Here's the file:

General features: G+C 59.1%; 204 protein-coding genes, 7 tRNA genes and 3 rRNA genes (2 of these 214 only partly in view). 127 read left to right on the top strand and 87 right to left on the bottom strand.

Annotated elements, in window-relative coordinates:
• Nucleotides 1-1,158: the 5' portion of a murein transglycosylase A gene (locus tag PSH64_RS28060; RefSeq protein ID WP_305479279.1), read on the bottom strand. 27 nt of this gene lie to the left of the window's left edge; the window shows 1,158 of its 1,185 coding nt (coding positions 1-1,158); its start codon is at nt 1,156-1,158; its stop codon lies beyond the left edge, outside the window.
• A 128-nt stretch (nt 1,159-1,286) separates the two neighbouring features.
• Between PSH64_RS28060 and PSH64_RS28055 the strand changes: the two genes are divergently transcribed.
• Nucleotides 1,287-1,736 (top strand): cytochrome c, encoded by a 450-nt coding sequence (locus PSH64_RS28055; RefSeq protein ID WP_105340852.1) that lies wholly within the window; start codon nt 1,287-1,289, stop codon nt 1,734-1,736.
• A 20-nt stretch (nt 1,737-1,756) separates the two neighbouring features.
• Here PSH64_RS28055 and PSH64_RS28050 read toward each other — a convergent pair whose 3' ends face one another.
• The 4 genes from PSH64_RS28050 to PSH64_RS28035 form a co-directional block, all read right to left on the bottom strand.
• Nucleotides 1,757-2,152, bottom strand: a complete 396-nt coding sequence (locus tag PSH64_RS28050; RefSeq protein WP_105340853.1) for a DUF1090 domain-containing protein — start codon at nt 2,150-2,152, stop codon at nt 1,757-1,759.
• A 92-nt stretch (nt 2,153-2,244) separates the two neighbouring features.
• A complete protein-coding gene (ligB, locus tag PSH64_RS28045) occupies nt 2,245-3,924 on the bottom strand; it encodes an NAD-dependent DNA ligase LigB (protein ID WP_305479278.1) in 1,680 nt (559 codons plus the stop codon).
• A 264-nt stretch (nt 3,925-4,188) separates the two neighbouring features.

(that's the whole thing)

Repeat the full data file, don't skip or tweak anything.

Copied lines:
General features: G+C 59.1%; 204 protein-coding genes, 7 tRNA genes and 3 rRNA genes (2 of these 214 only partly in view). 127 read left to right on the top strand and 87 right to left on the bottom strand.

Annotated elements, in window-relative coordinates:
• Nucleotides 1-1,158: the 5' portion of a murein transglycosylase A gene (locus tag PSH64_RS28060; RefSeq protein ID WP_305479279.1), read on the bottom strand. 27 nt of this gene lie to the left of the window's left edge; the window shows 1,158 of its 1,185 coding nt (coding positions 1-1,158); its start codon is at nt 1,156-1,158; its stop codon lies beyond the left edge, outside the window.
• A 128-nt stretch (nt 1,159-1,286) separates the two neighbouring features.
• Between PSH64_RS28060 and PSH64_RS28055 the strand changes: the two genes are divergently transcribed.
• Nucleotides 1,287-1,736 (top strand): cytochrome c, encoded by a 450-nt coding sequence (locus PSH64_RS28055; RefSeq protein ID WP_105340852.1) that lies wholly within the window; start codon nt 1,287-1,289, stop codon nt 1,734-1,736.
• A 20-nt stretch (nt 1,737-1,756) separates the two neighbouring features.
• Here PSH64_RS28055 and PSH64_RS28050 read toward each other — a convergent pair whose 3' ends face one another.
• The 4 genes from PSH64_RS28050 to PSH64_RS28035 form a co-directional block, all read right to left on the bottom strand.
• Nucleotides 1,757-2,152, bottom strand: a complete 396-nt coding sequence (locus tag PSH64_RS28050; RefSeq protein WP_105340853.1) for a DUF1090 domain-containing protein — start codon at nt 2,150-2,152, stop codon at nt 1,757-1,759.
• A 92-nt stretch (nt 2,153-2,244) separates the two neighbouring features.
• A complete protein-coding gene (ligB, locus tag PSH64_RS28045) occupies nt 2,245-3,924 on the bottom strand; it encodes an NAD-dependent DNA ligase LigB (protein ID WP_305479278.1) in 1,680 nt (559 codons plus the stop codon).
• A 264-nt stretch (nt 3,925-4,188) separates the two neighbouring features.